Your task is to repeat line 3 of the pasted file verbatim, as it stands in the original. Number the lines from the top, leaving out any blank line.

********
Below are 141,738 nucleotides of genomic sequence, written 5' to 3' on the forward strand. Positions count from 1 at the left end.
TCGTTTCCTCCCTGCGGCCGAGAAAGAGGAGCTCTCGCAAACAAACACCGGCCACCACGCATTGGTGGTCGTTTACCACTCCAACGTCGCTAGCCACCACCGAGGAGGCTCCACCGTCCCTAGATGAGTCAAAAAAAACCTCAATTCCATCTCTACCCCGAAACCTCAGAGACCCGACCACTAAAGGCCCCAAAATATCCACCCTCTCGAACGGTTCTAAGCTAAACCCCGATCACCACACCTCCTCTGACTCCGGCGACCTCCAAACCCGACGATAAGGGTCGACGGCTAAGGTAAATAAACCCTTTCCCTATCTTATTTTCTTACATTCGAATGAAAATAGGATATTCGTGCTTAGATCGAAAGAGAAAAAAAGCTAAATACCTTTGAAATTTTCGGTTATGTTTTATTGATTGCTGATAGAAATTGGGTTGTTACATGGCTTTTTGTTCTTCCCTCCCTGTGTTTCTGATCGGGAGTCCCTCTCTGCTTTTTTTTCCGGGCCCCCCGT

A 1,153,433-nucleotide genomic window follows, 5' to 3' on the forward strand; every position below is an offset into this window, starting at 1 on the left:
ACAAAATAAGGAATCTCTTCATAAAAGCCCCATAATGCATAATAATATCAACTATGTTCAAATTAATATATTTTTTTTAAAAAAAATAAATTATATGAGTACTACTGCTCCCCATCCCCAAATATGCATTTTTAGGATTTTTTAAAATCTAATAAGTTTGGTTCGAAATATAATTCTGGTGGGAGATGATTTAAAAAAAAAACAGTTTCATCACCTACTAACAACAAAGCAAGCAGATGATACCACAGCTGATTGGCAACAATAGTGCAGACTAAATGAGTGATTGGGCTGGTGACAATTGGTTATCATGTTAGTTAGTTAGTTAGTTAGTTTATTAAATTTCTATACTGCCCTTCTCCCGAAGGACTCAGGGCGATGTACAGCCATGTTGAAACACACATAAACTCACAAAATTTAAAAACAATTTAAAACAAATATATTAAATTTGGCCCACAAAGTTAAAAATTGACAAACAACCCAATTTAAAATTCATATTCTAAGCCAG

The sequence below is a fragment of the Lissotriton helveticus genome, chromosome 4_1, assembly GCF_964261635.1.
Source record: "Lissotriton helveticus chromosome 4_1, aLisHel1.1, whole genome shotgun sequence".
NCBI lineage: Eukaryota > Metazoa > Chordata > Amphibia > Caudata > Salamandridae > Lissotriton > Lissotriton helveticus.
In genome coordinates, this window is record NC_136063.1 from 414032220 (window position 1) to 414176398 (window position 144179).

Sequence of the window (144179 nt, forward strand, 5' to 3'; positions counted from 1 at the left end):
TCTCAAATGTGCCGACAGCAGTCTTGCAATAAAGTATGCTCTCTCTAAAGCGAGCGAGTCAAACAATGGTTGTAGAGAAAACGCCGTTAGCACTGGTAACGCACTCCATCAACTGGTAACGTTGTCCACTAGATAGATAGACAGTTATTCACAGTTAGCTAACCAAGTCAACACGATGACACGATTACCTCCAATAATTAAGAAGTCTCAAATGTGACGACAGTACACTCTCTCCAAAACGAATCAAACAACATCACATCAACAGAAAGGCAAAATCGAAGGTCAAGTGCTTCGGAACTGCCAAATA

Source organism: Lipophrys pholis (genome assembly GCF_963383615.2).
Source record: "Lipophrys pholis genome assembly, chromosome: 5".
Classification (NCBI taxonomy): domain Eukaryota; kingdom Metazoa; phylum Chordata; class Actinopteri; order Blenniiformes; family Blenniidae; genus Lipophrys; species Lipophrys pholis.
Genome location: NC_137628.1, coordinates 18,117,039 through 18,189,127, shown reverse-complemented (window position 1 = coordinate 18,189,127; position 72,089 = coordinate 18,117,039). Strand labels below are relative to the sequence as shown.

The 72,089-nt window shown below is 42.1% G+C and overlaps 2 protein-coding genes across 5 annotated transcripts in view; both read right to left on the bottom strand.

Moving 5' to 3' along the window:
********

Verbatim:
A 1,153,433-nucleotide genomic window follows, 5' to 3' on the forward strand; every position below is an offset into this window, starting at 1 on the left: